Saving local democracy
The coming elections will witness the transformation of local authority structures as town councils disappear and the number of county and city councils is reduced to 31. The number of councillors will fall by 70 per cent to 950. These radical changes have been justified on the grounds of greater accountability and “putting the people first”. But cost cutting is a more likely explanation. Minister for the Environment Phil Hogan has estimated that savings will amount to €420m when the changes are fully implemented.
The wholesale abolition of town councils swept away creative, properly functioning local chambers and truly dreadful talking shops. Integration of the needs of those towns into county council structures will influence public attitudes to local democracy. Similarly, the amalgamation of Waterford City and County, Limerick City and County and Tipperary North and South will challenge the abilities of both councillors and officials to maintain public confidence in impartial and effective administrations. There are solid reasons why the removal of historic boundaries can assist economic and social development. Size and linkages do matter in terms of civic progress. Commenting on the merger of Limerick City and County Council, former Progressive Democrats leader Des O’Malley said the city area was too small and should have been merged earlier. Most private developments had taken place outside the city in recent years and had contributed to its decline.
Expanding traditional boundaries should not affect the quality of democracy in Limerick, Waterford or Tipperary and it may help to invigorate it. Much depends on the ability and ambition of newly elected councillors and their determination to make their communities a better place in which to live. Councillors have experienced a steady erosion of their powers and responsibilities since the foundation of the State, much of it justified. Abuses, corruption and political opportunism at local level caused the transfer of health, education, national roads, waste management and planning oversight to national agencies and to professional managers and officials. Water and sanitation has now been removed and the power of councillors to direct managers on contentious planning issues will be extinguished.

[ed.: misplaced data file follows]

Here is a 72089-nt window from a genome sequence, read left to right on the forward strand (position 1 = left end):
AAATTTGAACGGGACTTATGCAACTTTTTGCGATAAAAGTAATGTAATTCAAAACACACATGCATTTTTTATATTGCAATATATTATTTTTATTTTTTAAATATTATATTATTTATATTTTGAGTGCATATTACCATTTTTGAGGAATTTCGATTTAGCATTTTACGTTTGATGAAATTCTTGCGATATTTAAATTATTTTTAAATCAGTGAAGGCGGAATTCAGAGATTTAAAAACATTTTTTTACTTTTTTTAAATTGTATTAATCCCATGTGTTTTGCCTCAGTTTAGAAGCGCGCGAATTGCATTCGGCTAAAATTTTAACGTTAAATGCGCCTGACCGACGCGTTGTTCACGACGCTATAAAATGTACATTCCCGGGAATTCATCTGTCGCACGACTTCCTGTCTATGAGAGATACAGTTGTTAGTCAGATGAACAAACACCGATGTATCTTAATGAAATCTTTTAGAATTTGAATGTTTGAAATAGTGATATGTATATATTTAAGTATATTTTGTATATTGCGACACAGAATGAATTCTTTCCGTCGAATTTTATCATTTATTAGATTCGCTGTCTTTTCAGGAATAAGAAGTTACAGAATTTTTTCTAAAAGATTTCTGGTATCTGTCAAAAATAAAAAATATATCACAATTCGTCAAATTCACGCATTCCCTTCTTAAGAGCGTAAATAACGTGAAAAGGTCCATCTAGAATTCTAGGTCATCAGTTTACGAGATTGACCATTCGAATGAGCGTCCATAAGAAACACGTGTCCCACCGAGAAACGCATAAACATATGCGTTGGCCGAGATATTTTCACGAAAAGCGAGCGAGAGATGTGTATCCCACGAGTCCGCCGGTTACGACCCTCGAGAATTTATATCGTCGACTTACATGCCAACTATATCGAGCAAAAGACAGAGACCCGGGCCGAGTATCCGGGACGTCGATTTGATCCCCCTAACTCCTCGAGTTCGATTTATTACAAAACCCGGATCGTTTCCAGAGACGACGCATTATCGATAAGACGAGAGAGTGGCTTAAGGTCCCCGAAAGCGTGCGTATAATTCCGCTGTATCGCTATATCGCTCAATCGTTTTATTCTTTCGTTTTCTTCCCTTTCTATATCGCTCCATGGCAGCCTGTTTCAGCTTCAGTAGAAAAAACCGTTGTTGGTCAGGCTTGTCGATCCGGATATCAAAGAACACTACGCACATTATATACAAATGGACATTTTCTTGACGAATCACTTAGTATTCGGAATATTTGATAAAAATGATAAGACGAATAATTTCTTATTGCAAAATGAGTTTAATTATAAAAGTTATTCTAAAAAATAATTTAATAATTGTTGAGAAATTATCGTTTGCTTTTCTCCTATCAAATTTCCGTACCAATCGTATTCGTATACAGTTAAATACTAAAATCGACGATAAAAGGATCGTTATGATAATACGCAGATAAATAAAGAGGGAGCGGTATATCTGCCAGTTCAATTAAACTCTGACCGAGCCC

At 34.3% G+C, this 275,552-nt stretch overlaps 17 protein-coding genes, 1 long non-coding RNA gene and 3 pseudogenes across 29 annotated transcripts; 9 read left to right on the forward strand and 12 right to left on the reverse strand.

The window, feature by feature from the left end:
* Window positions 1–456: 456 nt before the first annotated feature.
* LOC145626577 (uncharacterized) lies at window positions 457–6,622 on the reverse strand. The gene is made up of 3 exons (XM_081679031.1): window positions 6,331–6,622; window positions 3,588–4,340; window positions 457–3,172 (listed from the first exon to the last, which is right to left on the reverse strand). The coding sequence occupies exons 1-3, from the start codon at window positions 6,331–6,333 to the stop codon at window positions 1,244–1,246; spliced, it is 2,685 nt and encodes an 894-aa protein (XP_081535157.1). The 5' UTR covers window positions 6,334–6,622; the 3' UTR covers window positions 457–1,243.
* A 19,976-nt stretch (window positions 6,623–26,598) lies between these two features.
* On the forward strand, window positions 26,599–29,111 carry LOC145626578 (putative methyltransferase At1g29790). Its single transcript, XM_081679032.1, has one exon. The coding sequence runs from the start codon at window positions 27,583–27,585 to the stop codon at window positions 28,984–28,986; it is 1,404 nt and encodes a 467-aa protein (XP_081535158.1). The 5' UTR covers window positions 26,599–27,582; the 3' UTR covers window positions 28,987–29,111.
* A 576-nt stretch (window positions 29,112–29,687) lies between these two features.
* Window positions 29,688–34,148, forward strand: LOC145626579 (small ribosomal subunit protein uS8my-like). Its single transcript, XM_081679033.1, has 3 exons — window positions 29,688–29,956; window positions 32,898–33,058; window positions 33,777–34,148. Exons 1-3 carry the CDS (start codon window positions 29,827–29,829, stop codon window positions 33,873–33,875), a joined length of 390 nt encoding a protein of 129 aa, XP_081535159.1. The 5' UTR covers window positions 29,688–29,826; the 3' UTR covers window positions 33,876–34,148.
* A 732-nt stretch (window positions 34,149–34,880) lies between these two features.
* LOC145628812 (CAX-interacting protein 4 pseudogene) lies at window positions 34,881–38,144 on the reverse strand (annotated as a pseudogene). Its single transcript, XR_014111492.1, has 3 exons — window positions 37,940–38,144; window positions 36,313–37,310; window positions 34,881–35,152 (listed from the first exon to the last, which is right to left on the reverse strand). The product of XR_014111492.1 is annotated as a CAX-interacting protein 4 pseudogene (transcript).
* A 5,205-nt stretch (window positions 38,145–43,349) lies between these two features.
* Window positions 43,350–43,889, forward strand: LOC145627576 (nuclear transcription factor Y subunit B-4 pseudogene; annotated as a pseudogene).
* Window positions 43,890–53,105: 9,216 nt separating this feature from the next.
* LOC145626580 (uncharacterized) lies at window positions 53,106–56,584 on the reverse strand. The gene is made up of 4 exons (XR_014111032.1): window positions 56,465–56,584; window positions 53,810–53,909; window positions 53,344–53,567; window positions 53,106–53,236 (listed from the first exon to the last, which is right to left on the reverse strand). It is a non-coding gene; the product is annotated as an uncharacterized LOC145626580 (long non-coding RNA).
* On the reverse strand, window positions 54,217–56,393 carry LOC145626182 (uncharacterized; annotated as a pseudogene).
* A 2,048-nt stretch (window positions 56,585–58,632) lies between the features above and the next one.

So, what remains? Well, councillors will be able to shape policy in relation to local roads, housing, development plans, public safety, cleaning services and libraries. But the implementation of such policies, or otherwise, falls to council executives and officials. A rebalancing of responsibilities through the promised transfer of reserved functions to councillors would help. So would the introduction of directly elected mayors and flexibility in the use of property tax revenues. Saving money is one thing. Local democracy another.